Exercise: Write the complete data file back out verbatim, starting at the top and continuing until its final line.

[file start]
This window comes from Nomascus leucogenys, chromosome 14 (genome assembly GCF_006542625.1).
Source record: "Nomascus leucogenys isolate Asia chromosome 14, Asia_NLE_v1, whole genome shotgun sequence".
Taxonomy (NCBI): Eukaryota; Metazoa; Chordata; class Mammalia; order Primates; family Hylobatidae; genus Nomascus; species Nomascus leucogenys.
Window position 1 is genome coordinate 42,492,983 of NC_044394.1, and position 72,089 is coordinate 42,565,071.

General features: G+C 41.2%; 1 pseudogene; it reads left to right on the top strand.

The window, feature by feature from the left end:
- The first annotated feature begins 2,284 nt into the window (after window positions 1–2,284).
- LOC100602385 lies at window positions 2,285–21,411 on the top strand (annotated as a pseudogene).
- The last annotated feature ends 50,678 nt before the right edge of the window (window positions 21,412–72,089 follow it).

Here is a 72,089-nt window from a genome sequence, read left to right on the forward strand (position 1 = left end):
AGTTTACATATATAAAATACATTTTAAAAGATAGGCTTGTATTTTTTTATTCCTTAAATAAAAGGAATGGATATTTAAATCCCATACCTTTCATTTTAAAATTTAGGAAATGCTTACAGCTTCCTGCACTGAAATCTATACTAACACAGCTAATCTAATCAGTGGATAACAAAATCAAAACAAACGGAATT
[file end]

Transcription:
This window comes from Nomascus leucogenys, chromosome 14 (genome assembly GCF_006542625.1).
Source record: "Nomascus leucogenys isolate Asia chromosome 14, Asia_NLE_v1, whole genome shotgun sequence".
Taxonomy (NCBI): Eukaryota; Metazoa; Chordata; class Mammalia; order Primates; family Hylobatidae; genus Nomascus; species Nomascus leucogenys.
Window position 1 is genome coordinate 42,492,983 of NC_044394.1, and position 72,089 is coordinate 42,565,071.

General features: G+C 41.2%; 1 pseudogene; it reads left to right on the top strand.

The window, feature by feature from the left end:
- The first annotated feature begins 2,284 nt into the window (after window positions 1–2,284).
- LOC100602385 lies at window positions 2,285–21,411 on the top strand (annotated as a pseudogene).
- The last annotated feature ends 50,678 nt before the right edge of the window (window positions 21,412–72,089 follow it).

Here is a 72,089-nt window from a genome sequence, read left to right on the forward strand (position 1 = left end):
AGTTTACATATATAAAATACATTTTAAAAGATAGGCTTGTATTTTTTTATTCCTTAAATAAAAGGAATGGATATTTAAATCCCATACCTTTCATTTTAAAATTTAGGAAATGCTTACAGCTTCCTGCACTGAAATCTATACTAACACAGCTAATCTAATCAGTGGATAACAAAATCAAAACAAACGGAATT